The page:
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Boeing cargo jet stuck after landing at wrong airport

Posted at 7:11 AM, Nov 21, 2013
and last updated 2013-11-21 13:34:29-05

WATCH LIVE: Cargo plane attempts takeoff from short runway

(CNN) — A mammoth cargo plane that landed Wednesday night at the wrong airport in Wichita, Kansas — one that typically does not accommodate such beasts — will take off at around noon on Thursday using a runway far shorter than it normally requires, an airport official said.

Late Wednesday night, the plane, which was bound for McConnell Air Force Base from New York’s John F. Kennedy International Airport, missed its mark by about 12 miles.

Instead of landing at the military airport on Wichita’s southeast side, it landed at the much-smaller, general-aviation Col. James Jabara Airport on the northeast side.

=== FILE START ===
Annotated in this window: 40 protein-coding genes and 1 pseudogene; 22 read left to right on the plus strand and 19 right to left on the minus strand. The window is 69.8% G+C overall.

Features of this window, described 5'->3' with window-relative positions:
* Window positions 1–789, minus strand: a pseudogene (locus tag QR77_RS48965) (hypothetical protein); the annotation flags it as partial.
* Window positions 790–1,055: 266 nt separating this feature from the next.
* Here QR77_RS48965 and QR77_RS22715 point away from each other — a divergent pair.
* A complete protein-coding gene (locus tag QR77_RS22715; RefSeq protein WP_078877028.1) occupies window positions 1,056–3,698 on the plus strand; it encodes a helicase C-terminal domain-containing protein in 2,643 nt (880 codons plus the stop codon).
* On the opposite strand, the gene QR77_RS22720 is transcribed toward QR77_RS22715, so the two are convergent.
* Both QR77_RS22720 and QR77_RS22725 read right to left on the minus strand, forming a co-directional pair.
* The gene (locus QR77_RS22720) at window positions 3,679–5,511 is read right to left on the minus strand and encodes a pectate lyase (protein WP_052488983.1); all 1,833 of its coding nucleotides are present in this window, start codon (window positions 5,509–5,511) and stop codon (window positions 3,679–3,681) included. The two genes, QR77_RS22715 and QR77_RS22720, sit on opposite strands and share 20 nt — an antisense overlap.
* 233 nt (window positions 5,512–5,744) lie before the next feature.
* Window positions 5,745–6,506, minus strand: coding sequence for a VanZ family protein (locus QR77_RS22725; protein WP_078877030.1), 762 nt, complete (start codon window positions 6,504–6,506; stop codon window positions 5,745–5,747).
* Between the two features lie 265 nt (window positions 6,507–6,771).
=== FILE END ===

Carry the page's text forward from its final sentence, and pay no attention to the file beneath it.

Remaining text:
Jabara has no control tower and normally doesn’t handle jumbo jets.

The Atlas Air 747 Dreamlifter is a modified 747-400 passenger airplane that can haul more cargo by volume than any airplane in the world.

When fully loaded, the Dreamlifter needs a runway 9,199 feet long to take off, reports affiliate KWCH. The Jabara runway is 6,101 feet. The difference — more than half a mile.

But a spokeswoman for the airport authority, Valerie Wise, cited favorable weather on Thursday and the fact that much of the fuel had been used in the flight from JFK — which lightened the weight of the plane — for the conclusion that it was safe to take off on the shorter runway. “The engineers have been running calculations all night,” she said.

By mid-morning, a tug had moved the aircraft to where it needed to be and a new crew had arrived to fly the plane from Jabara to McConnell Air Force Base. The takeoff attempt is expected around noon (1 p.m. ET).

The plane, laden with cargo for Boeing, is owned by Boeing and operated by Atlas Air, said Bonnie Rodney, a spokeswoman for Atlas. She said an investigation has begun into how the plane landed at the wrong airport.

A spokeswoman for Boeing did not immediately return a call.

CNN’s Dave Alsup, Jake Carpenter and Justin Lear contributed to this report.

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